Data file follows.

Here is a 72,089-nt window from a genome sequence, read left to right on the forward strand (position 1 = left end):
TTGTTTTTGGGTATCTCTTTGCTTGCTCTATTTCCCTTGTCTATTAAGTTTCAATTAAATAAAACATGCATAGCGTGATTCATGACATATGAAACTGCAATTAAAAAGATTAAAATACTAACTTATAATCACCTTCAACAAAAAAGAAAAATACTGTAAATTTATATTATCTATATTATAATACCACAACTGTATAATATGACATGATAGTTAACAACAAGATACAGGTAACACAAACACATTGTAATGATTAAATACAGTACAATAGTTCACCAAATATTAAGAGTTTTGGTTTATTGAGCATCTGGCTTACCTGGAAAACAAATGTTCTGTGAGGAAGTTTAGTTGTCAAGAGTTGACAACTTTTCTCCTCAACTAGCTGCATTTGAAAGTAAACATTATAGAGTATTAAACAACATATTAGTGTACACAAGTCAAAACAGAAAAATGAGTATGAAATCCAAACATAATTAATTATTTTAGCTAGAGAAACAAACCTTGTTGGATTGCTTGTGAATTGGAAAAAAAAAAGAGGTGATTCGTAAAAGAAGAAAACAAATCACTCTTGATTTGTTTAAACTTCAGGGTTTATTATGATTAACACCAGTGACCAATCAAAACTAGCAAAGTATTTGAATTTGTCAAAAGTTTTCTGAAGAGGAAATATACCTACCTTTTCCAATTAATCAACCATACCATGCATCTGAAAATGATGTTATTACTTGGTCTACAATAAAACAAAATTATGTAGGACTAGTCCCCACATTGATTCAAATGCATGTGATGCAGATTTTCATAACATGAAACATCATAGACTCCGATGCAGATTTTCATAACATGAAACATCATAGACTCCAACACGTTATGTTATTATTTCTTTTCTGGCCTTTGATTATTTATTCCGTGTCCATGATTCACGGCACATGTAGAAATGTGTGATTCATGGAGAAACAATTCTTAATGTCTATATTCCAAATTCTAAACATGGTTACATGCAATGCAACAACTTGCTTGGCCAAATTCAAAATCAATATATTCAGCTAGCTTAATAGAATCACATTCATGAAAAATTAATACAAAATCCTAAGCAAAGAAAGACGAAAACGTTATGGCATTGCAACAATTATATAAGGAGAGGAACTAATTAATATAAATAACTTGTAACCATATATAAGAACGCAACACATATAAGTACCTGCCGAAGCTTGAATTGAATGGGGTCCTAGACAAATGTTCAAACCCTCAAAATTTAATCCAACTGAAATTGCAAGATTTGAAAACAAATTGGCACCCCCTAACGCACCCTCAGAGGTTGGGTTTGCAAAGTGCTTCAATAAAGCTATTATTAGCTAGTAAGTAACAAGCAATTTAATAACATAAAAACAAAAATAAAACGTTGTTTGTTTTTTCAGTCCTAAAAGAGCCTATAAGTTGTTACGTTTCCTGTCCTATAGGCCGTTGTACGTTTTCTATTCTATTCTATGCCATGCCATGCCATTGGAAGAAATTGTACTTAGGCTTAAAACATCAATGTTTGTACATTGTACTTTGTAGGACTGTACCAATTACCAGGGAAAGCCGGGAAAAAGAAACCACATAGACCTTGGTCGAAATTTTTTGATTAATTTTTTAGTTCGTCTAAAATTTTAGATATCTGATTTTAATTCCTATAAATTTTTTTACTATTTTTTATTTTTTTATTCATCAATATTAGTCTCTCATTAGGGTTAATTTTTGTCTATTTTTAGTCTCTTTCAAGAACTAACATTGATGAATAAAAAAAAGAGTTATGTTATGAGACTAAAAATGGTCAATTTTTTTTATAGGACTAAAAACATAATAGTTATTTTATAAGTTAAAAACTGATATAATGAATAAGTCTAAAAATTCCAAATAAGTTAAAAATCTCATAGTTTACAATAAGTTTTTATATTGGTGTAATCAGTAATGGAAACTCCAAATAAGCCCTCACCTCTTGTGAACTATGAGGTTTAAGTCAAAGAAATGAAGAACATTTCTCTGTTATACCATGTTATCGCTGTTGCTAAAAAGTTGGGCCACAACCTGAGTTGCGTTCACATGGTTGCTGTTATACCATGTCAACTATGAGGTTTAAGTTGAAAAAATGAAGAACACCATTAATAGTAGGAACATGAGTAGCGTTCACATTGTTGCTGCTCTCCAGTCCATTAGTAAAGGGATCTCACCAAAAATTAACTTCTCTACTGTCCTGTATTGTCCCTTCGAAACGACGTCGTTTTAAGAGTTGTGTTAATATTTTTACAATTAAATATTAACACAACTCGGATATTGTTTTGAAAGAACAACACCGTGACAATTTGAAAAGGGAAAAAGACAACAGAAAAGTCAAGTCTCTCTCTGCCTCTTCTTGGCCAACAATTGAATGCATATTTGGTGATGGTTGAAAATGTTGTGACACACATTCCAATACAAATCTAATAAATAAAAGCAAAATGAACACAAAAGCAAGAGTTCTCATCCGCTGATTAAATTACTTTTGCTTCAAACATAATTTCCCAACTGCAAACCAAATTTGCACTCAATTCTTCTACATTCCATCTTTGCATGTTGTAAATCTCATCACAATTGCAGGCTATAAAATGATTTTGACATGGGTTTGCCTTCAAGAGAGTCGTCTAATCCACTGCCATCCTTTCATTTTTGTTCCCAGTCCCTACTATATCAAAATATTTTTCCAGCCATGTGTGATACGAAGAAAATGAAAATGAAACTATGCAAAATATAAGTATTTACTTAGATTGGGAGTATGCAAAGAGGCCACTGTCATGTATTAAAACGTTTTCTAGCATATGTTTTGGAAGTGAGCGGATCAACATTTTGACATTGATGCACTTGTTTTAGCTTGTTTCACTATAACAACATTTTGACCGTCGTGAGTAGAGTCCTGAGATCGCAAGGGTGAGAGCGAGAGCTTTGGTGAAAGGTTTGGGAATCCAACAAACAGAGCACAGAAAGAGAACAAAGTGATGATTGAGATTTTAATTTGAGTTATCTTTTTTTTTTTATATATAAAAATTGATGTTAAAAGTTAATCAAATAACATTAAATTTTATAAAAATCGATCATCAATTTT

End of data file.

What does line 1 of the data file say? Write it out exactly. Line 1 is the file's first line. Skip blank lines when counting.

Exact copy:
Here is a 72,089-nt window from a genome sequence, read left to right on the forward strand (position 1 = left end):